Twitter and LinkedIn: It is Complicated!

 We are excited about our partnership with the InfoCommerce Group to produce DataContent 2012, coming up October 9-11 in Philadephia. The conference will focus on discovering the next big thing in publishing: The intersection of Data, Community and Markets at DataContent 2012. If you don’t know him, Russ Perkins the founder of InfoCommerce Group, is one of the more thoughtful individuals in our industry on all things data. As we lead up to the conference, we will be highlighting posts from his blog which focus on the issues and topics we will be discussing at DataContent 2012. Enjoy!

Twitter and LinkedIn: It’s Complicated

On June 29, Twitter and LinkedIn decided to end a partnership that began in 2009…the separation is a story which illustrates the difference between how collaboration looks on paper and how it plays out in practical terms when collaborating companies mature and change and business models uncomfortably bump up against one another. Read more…

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This post was written by Nancy Ciliberti.

Got Klout?

We are excited about our partnership with the InfoCommerce Group to produce DataContent 2012, coming up October 9-11 in Philadephia. The conference will focus on discovering the next big thing in publishing: The intersection of Data, Community and Markets at DataContent 2012. If you don’t know him, Russ Perkins the founder of InfoCommerce Group, is one of the more thoughtful individuals in our industry on all things data. As we lead up to the conference, we will be highlighting posts from his blog which focus on the issues and topics we will be discussing at DataContent 2012. Enjoy!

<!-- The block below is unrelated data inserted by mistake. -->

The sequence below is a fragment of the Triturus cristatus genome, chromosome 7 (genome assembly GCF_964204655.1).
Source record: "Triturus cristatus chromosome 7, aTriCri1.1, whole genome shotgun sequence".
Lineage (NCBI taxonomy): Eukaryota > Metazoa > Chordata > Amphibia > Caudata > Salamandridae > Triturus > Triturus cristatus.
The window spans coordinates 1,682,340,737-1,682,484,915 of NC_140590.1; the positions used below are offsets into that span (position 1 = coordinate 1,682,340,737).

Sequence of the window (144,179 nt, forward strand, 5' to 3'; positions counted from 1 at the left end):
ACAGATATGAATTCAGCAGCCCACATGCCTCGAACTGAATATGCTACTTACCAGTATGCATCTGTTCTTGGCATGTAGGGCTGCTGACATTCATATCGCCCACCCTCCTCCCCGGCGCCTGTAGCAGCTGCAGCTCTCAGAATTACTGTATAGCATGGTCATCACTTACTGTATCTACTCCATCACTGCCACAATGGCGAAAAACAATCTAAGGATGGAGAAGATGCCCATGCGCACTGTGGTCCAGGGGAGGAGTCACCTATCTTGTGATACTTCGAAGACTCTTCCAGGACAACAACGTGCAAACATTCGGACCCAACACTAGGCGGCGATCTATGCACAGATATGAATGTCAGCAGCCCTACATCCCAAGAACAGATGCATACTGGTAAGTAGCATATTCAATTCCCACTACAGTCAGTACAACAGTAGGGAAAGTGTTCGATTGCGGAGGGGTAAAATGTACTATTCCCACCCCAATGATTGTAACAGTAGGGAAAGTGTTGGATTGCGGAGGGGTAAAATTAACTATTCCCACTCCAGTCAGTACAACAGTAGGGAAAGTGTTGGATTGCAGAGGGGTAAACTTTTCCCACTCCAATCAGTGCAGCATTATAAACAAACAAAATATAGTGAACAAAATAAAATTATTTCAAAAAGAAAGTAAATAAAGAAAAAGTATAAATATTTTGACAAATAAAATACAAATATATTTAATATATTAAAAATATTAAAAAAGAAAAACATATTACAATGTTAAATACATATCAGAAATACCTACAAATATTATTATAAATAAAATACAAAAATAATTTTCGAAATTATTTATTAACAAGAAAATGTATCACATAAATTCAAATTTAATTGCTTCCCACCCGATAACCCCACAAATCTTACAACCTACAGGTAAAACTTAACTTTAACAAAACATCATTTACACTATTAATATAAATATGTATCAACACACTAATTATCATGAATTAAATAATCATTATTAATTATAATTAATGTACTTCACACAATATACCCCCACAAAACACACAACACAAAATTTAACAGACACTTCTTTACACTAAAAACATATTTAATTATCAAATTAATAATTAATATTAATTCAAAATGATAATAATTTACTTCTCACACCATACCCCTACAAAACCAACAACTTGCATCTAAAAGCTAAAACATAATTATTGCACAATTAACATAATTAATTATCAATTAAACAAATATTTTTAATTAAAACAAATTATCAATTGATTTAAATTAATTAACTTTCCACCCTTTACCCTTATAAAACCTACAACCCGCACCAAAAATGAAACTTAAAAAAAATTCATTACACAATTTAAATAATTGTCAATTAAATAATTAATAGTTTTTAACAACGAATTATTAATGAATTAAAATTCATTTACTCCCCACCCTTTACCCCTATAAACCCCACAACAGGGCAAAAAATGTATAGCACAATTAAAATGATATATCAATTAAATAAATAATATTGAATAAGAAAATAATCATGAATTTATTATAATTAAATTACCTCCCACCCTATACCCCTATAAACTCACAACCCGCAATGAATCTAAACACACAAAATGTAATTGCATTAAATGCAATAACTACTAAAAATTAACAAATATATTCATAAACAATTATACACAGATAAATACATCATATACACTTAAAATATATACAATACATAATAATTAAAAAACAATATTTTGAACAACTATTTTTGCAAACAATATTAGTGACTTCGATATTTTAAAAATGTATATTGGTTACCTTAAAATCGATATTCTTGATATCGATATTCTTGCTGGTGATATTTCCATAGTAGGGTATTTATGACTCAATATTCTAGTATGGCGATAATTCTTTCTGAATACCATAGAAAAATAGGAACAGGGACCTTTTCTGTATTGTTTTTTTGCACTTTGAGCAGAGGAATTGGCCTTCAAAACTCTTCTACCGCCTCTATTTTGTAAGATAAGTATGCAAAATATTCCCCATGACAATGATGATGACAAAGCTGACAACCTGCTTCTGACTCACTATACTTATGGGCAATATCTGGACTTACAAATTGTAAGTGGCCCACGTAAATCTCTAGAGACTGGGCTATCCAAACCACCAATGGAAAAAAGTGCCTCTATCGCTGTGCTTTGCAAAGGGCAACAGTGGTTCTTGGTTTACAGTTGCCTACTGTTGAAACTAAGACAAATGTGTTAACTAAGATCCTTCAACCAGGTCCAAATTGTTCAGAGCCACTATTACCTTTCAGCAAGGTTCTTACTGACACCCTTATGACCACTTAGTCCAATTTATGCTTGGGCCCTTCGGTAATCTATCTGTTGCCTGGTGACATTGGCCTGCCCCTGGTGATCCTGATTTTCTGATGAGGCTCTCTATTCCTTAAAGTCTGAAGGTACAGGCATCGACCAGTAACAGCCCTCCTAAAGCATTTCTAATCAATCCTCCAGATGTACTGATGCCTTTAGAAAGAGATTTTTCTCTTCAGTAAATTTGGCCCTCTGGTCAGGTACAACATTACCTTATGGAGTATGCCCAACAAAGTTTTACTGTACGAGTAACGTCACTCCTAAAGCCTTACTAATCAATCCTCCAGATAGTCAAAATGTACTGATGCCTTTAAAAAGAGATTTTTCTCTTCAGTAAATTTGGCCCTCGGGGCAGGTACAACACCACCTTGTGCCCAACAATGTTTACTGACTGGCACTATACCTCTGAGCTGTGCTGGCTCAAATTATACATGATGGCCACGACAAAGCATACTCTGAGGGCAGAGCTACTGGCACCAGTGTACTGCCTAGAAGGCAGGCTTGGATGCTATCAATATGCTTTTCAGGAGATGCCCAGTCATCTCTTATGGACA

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Imagine a business based on a mash-up of social media, analytics and ratings. And that’s exactly where a company called Klout plays.

Klout exists to assess your social media importance. Using advanced algorithms, it looks at how active you are in social media, how big your audience is, how influential are the people in your audience, and the impact of your social media activity. All this gets rolled up in a Klout score – a number from 1 to 100… Read more.

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 Post is written by Russell Perkins, Founder & Managing Director, InfoCommerce Group Inc.

Russell has over 20 years experience in all facets of the database publishing industry. He is the author of Directory Publishing: A Practical Guide, which is now in its fifth edition, and InfoCommerce: Internet Strategies for Database Publishers.

VIA Recap

Angus Robertson

On May 9 & 10, the SIIA Content Division hosted Content VIA Platforms – a conference dedicated to educating media, publishing and information professionals about the technology and business issues related to distributing content via mobile, social and other platforms. Guest blogger, Angus Robertson, Principal Robertson Advisors LLC, gives his write up on the Conference and the content covered.